How to Pass Intel's Application Process
This guide will help you to apply for a job at Intel and explain the different parts of the application process.
Intel use the following tests in their selection process:
- Diagrammatic Reasoning Tests
- Numerical Reasoning Tests
- Verbal Reasoning Tests
- Logical Reasoning Tests
- Practice numerical test pack
- Prepare for: Intel numerical reasoning test
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- Prepare for: All Intel tests
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Preparation for your Intel Assessment
Intel are very employee focused - offering great benefits and support to their workforce, offering various opportunities for employees to expand and grow their skill sets.
As the world’s leading producer of microchips and other technological innovations, Intel employs over 80,000 employees worldwide it is a very attractive employer for graduates and non-graduates alike.
We can help you navigate the Intel selection process and get ahead of your competition. We will break down the different stages of the selection process below offering our advice throughout.
Stage 1 - Online Application
In order to apply for Intel's graduate jobs or open positions, you must create an online profile on their website and submit your C.V.
There are also some profiling questions to complete at this stage. If you are applying for a specific position then the questions will be based around the skills required for that position, so be prepared.
Don’t overlook this opportunity to put your best foot forward and impress your potential employer. In particular, demonstrate that you have the required skills and passion for the job.
Stage 2 - Psychometric Test
At this point, you may be sent an Intel aptitude test. This is a skills-oriented test and you will be under timed conditions, so it is very important to be prepared for them. You do not want to be sitting these tests having seen them for the first time!
The tests may not be like your standard graduate online tests but will instead be more technical and focused around, as mentioned, the skills you will need to be successful in your chosen role.
Intel's Numerical Reasoning Tests:
Intel’s Numerical Reasoning Tests are designed to test measure your numerical competence. You will be asked to analyse a variety of data from graphs and tables and to choose from a set of multiple choice answers.
Intel's Verbal Reasoning Tests:
You will be required to read a series of paragraphs and answer questions based on the content. Your answer options will consist of True, False or Cannot Tell. This test will be used to assess your analytical, comprehension and grammar skills.
Intel's Diagrammatic / Logical Reasoning Tests:
The diagrammatic and logical reasoning tests is a series of questions relating to the sequences of shapes and patterns. In each question there will be a missing step and you will be provided with a number multiple choice answers. Intel will use these tests to ascertain your logical-reasoning, analytical and problem-solving skills.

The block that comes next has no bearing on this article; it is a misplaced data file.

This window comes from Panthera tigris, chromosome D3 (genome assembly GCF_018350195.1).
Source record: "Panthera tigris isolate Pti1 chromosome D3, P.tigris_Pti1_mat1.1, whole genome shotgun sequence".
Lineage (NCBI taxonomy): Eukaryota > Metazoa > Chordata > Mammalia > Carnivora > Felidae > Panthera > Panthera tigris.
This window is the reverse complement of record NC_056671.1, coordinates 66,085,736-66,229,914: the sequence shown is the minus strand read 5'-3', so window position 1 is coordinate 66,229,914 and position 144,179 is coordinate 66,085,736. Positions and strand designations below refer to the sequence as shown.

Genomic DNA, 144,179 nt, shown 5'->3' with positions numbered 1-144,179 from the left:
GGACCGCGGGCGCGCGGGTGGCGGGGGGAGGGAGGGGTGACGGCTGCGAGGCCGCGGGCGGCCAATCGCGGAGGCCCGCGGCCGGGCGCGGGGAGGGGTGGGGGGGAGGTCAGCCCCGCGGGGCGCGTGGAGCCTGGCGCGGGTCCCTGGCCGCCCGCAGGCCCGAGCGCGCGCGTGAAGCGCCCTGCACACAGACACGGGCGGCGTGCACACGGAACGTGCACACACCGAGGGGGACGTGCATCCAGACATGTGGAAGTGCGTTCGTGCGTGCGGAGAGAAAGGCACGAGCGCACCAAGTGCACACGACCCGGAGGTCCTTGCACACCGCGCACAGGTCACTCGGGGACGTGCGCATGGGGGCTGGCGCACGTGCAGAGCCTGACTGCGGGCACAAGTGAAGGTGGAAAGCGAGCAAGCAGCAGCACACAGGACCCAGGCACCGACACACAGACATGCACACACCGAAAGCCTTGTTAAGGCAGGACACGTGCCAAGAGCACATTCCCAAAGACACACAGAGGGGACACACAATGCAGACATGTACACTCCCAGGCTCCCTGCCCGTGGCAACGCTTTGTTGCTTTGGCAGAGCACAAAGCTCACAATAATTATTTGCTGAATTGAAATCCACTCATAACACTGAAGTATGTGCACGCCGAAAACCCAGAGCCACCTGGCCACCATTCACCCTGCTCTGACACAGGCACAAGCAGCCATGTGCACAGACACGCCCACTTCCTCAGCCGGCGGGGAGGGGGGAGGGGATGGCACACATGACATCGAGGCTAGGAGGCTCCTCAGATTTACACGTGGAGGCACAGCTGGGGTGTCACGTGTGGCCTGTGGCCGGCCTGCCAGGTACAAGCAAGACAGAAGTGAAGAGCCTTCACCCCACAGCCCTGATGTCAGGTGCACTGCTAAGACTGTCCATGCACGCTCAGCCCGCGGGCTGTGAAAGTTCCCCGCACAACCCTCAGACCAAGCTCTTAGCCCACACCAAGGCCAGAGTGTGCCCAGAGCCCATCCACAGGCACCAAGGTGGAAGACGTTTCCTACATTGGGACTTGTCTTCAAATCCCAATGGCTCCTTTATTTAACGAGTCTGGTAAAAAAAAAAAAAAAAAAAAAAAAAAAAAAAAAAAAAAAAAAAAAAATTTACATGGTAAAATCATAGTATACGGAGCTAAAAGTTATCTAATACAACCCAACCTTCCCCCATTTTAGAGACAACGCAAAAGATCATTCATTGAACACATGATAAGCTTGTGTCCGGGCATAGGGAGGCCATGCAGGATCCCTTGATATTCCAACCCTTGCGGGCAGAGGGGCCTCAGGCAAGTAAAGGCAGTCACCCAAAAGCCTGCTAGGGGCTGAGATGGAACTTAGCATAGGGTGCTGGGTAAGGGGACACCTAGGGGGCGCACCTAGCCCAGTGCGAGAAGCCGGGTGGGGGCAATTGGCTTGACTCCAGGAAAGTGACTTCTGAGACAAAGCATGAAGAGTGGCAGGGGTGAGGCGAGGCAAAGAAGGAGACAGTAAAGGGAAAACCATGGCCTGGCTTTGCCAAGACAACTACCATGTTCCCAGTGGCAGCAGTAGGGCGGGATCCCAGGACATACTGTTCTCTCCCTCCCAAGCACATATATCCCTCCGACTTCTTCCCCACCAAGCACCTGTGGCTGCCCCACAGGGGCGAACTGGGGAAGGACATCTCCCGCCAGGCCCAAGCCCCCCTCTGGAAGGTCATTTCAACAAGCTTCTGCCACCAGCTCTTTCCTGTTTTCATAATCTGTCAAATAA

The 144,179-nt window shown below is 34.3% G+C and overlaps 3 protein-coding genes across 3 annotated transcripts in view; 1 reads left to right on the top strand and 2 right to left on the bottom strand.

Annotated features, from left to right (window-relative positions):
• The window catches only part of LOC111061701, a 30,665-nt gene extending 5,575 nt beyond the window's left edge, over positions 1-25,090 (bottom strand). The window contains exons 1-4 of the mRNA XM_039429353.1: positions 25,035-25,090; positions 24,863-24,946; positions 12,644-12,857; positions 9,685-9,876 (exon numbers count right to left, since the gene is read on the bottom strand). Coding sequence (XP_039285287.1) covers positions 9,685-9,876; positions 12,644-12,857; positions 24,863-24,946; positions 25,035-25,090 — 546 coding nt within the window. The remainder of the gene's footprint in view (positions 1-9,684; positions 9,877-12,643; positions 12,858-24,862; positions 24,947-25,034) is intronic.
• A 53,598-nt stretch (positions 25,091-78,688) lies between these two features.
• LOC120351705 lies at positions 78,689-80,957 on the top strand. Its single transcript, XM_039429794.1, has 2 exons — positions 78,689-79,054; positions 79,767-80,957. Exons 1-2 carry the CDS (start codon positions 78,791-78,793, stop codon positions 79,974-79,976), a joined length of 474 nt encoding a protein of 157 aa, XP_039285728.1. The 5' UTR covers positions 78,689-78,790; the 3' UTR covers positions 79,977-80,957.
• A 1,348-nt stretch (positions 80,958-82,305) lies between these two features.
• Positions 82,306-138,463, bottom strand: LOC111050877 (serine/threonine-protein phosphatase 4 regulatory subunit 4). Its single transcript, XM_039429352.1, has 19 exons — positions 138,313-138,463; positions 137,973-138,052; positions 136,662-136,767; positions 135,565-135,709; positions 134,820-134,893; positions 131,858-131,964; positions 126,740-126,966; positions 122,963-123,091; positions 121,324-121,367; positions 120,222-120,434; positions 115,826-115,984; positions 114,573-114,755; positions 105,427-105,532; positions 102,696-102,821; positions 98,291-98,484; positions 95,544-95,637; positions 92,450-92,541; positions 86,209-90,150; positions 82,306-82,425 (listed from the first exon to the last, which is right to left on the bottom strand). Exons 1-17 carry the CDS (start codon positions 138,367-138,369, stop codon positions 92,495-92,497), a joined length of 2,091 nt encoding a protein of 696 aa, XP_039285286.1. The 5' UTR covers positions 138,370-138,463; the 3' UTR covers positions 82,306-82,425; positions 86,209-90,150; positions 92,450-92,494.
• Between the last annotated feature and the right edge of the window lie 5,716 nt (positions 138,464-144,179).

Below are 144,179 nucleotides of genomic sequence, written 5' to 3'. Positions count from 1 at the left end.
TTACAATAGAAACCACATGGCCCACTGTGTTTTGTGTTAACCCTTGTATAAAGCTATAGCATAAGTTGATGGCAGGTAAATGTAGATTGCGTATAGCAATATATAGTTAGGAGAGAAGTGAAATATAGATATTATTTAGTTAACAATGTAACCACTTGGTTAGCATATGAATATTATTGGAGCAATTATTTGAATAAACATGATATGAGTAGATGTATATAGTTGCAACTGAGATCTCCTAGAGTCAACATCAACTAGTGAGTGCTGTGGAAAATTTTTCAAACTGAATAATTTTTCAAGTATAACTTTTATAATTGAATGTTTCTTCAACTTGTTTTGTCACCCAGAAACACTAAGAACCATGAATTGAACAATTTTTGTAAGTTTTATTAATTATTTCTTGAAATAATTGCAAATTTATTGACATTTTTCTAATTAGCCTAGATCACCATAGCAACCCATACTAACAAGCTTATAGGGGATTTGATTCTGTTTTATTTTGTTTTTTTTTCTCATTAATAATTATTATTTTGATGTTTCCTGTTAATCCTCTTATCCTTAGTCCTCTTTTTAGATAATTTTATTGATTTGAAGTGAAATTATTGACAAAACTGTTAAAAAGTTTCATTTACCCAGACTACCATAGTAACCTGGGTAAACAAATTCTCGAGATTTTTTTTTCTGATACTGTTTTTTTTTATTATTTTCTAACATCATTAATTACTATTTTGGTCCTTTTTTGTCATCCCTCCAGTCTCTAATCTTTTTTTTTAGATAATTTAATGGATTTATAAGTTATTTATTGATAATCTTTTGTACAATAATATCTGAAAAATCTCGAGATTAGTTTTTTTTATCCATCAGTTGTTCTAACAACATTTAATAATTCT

Stage 3 - Telephone Interview
During the telephone interview you will be asked both technical and behavioural questions. This is also your opportunity to ask the interviewer questions and it is very important that you do so. Have your research done on the company.
It goes without saying that you need to demonstrate competence in your field. Furthermore, you should know that Intel are very focused on their core values.
Intel’s Core Values:
- An inclusive, great place to work
- Customer orientation
- Results orientation
Read up on how Intel turn these values into action and be sure to incorporate them in your interview answers.
Stage 4 - Intel Assessment Centre
You’ve done well on the phone and have now been invited to attend an Intel assessment centre.
Be prepared for two interviews on the Intel assessment day. As in the telephone interview, the face to face interviewers will cover both technical and behavioural competency. With regards to the behavioural interview, make sure that you include reasons why Intel’s Values resonate with you.
For the technical interview, make sure you know exactly what is in your CV and can give concrete examples of all skills, experience and qualifications you listed. You may have heard of the STAR method of structuring your interview answers and we would recommend that you use it, especially when answering more open ended questions such as, “Give me an example of ……….”
- Situation: Set the scene and give the necessary details of your example
- Task: Describe what your responsibility was in that situation
- Action: Explain exactly what steps you took to address it
- Result: Share what outcomes your actions achieved
The In-Tray or E-Tray Exercise
During this exercise you will be given a large quantity of information, possibly in the form of an email inbox. It will be too much information to process in the given time. You need to demonstrate that you know what is important and can prioritise. This exercise is primarily about testing your organisation, time management, ability to prioritise, ability to multi-task and communications skills.
The Group Exercise
Working with the other candidates, you will be given fun but complex task to complete in a given timeframe and/or a topic to discuss in a group situation.
Intel uses this exercise to access you in terms of the following attributes:
- Social skills
The main thing is to demonstrate a good balance between teamwork and leadership.
You can find practise material and information for all of these assessments on our site, our bundle pack contains all tests for all psychometric tests you may have to find in your job search. It's truly the best way to be prepared for any obstacles that you may face.
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